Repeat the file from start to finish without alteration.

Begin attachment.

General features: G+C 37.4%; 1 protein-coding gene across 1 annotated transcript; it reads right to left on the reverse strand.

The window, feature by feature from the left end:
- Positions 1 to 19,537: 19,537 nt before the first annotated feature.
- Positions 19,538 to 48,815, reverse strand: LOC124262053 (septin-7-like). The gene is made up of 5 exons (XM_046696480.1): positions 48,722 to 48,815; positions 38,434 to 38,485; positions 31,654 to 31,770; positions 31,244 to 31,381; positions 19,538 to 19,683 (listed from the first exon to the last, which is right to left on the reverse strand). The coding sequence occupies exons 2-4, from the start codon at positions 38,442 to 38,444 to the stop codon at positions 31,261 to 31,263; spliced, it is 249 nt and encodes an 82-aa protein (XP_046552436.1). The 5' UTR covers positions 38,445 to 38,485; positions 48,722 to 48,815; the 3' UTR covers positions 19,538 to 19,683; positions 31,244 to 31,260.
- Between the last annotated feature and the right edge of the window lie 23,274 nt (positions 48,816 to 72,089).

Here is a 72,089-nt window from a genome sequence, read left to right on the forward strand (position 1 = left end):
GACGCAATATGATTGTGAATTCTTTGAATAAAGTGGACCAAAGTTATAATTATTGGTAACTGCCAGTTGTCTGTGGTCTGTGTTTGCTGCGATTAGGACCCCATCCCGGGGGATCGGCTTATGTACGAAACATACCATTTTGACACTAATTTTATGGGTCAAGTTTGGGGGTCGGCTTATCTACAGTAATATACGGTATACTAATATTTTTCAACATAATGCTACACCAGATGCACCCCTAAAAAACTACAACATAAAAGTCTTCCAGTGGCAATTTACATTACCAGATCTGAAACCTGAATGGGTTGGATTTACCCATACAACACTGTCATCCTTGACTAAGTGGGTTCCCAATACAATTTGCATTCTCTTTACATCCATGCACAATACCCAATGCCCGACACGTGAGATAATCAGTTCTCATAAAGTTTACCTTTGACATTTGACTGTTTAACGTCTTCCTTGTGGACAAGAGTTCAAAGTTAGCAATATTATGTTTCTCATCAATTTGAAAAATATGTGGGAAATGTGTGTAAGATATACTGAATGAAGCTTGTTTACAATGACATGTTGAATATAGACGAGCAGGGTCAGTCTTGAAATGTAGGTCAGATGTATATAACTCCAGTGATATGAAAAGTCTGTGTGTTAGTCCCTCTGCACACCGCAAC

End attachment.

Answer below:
General features: G+C 37.4%; 1 protein-coding gene across 1 annotated transcript; it reads right to left on the reverse strand.

The window, feature by feature from the left end:
- Positions 1 to 19,537: 19,537 nt before the first annotated feature.
- Positions 19,538 to 48,815, reverse strand: LOC124262053 (septin-7-like). The gene is made up of 5 exons (XM_046696480.1): positions 48,722 to 48,815; positions 38,434 to 38,485; positions 31,654 to 31,770; positions 31,244 to 31,381; positions 19,538 to 19,683 (listed from the first exon to the last, which is right to left on the reverse strand). The coding sequence occupies exons 2-4, from the start codon at positions 38,442 to 38,444 to the stop codon at positions 31,261 to 31,263; spliced, it is 249 nt and encodes an 82-aa protein (XP_046552436.1). The 5' UTR covers positions 38,445 to 38,485; positions 48,722 to 48,815; the 3' UTR covers positions 19,538 to 19,683; positions 31,244 to 31,260.
- Between the last annotated feature and the right edge of the window lie 23,274 nt (positions 48,816 to 72,089).

Here is a 72,089-nt window from a genome sequence, read left to right on the forward strand (position 1 = left end):
GACGCAATATGATTGTGAATTCTTTGAATAAAGTGGACCAAAGTTATAATTATTGGTAACTGCCAGTTGTCTGTGGTCTGTGTTTGCTGCGATTAGGACCCCATCCCGGGGGATCGGCTTATGTACGAAACATACCATTTTGACACTAATTTTATGGGTCAAGTTTGGGGGTCGGCTTATCTACAGTAATATACGGTATACTAATATTTTTCAACATAATGCTACACCAGATGCACCCCTAAAAAACTACAACATAAAAGTCTTCCAGTGGCAATTTACATTACCAGATCTGAAACCTGAATGGGTTGGATTTACCCATACAACACTGTCATCCTTGACTAAGTGGGTTCCCAATACAATTTGCATTCTCTTTACATCCATGCACAATACCCAATGCCCGACACGTGAGATAATCAGTTCTCATAAAGTTTACCTTTGACATTTGACTGTTTAACGTCTTCCTTGTGGACAAGAGTTCAAAGTTAGCAATATTATGTTTCTCATCAATTTGAAAAATATGTGGGAAATGTGTGTAAGATATACTGAATGAAGCTTGTTTACAATGACATGTTGAATATAGACGAGCAGGGTCAGTCTTGAAATGTAGGTCAGATGTATATAACTCCAGTGATATGAAAAGTCTGTGTGTTAGTCCCTCTGCACACCGCAAC